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How to get in the right mindset to workout

How do you convince yourself to run five miles in the morning?  It takes discipline, planning and a commitment to working out.  But how do you develop the right mindset to exercise and stay focused? Avril James, a personal trainer and mindfulness instructor for Piedmont Healthcare, shares four tips.

1. Have an accountability partner. “I think it's helpful to find someone to be your workout partner,” James says. “There are times where traffic is bad, and you're just tired.  But if you know someone's going to meet you at the gym, you won't make an excuse to not be there.”

Having a gym buddy is also a great way to really push yourself and feel less stressed. Researchers at Kansas State University found that people who exercised with a person who they thought was fitter than they were exercised 200 percent harder and longer than others. And a study in the International Journal of Stress Management showed that people who rode a stationary bike for 30 minutes with a friend felt calmer after their workout than people who cycled alone.

2. Set a realistic goal. “Before setting a goal, I always encourage people to consult a physician or an exercise physiologist, because they often think they need to lose a lot more weight than they need to,” James says. “And your goals shouldn’t only be weight loss, but also health-promoting behavior.”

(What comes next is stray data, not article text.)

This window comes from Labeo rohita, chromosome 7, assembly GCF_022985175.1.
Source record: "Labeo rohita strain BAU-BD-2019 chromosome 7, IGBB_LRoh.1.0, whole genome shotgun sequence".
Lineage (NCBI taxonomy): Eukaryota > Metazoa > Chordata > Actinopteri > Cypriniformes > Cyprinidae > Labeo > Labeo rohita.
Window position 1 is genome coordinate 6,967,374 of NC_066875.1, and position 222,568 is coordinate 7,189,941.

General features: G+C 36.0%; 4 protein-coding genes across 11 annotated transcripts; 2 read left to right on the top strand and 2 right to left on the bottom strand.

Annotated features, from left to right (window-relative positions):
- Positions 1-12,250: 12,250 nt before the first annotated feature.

Once you have consulted a professional, James suggests breaking your goal into little objectives that you can accomplish on a weekly or bi-weekly basis.

“If you make a big long-term goal that's six months out, it's really easy to fall off the wagon,” James says. “You need something every week that you can accomplish. For example, going to go to the gym five times in one week or eating vegetables with every meal."

3. Food logging. Besides focusing on the physical workout, it’s also important to track what you’re eating. A study published in the American Journal of Preventative Medicine showed that people who kept a food diary lost 50 percent more weight than those who didn’t.

“People think they're eating much better than they are, but they are doing a lot of mindless eating,” James says. “When you track your food, you are more aware of how much you actually eat.”  

James recommends using apps, like My Fitness Pal, or fitness trackers like Fitbit to log your food and exercise.

4. Keep a schedule. “If it's not on my calendar, it doesn't live in reality,” James says.

Don’t underestimate the importance of “penciling” your workout into your weekly calendar or planner. Creating a visual representation of your weekly goals allows you to track your progress and hold yourself accountable if you are not staying on schedule.

For more exercise and fitness tips, click here

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